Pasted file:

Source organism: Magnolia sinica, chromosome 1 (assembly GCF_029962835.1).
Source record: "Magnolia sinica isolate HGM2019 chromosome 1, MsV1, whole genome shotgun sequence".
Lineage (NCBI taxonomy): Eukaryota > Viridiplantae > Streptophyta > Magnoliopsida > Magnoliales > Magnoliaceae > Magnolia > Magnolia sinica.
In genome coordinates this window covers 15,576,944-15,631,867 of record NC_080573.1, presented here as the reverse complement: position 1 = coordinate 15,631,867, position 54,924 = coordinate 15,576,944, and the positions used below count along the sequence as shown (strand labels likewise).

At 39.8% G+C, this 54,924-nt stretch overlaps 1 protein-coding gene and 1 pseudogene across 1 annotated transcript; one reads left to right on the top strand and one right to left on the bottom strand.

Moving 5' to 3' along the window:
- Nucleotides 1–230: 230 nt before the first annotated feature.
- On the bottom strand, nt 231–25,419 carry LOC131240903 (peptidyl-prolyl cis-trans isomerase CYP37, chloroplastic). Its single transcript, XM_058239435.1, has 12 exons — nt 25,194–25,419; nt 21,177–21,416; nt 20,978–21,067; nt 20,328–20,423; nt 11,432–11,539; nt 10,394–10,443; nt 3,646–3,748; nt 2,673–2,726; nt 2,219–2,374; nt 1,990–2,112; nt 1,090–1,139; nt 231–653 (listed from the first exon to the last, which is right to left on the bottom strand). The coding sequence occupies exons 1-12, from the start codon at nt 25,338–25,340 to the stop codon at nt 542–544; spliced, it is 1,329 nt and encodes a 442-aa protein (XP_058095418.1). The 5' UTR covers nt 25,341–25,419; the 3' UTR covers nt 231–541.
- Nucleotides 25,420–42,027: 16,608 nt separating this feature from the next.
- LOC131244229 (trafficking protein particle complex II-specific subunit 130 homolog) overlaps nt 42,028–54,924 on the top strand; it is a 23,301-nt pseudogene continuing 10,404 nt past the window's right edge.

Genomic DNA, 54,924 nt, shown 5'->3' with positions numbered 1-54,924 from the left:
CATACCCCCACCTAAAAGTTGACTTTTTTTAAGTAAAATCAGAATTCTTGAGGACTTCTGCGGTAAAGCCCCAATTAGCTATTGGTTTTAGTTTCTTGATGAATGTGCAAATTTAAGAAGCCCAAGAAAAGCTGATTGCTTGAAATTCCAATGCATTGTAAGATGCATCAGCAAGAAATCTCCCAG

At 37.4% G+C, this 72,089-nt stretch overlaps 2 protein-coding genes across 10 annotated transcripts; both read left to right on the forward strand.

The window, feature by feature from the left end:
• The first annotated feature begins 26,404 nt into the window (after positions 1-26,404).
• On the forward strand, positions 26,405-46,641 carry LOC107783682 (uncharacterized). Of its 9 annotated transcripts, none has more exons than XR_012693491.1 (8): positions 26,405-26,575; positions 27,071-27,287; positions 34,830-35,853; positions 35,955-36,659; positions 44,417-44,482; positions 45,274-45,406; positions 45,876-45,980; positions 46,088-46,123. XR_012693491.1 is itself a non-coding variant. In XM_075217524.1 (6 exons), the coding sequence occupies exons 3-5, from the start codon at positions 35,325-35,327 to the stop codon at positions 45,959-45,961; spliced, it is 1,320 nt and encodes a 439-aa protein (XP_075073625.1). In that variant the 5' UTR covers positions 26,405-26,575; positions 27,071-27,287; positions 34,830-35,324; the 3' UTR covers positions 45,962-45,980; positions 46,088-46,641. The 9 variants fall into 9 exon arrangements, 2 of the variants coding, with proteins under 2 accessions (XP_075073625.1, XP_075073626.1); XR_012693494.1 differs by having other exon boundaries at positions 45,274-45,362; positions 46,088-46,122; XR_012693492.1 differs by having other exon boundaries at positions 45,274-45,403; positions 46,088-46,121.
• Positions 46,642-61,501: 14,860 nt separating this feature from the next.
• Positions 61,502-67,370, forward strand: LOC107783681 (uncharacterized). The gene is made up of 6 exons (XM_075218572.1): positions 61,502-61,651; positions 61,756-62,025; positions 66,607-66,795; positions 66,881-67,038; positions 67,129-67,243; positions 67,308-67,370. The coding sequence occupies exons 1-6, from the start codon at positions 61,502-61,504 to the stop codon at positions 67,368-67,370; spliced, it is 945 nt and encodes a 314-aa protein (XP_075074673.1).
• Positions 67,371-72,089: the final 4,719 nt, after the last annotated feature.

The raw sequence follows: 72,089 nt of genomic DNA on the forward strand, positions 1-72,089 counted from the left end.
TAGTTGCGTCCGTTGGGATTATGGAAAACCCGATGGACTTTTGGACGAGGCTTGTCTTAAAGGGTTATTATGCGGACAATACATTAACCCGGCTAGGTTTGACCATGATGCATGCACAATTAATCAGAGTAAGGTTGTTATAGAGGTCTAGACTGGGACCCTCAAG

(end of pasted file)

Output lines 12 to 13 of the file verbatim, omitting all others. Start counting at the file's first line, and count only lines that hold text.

CATACCCCCACCTAAAAGTTGACTTTTTTTAAGTAAAATCAGAATTCTTGAGGACTTCTGCGGTAAAGCCCCAATTAGCTATTGGTTTTAGTTTCTTGATGAATGTGCAAATTTAAGAAGCCCAAGAAAAGCTGATTGCTTGAAATTCCAATGCATTGTAAGATGCATCAGCAAGAAATCTCCCAG

At 37.4% G+C, this 72,089-nt stretch overlaps 2 protein-coding genes across 10 annotated transcripts; both read left to right on the forward strand.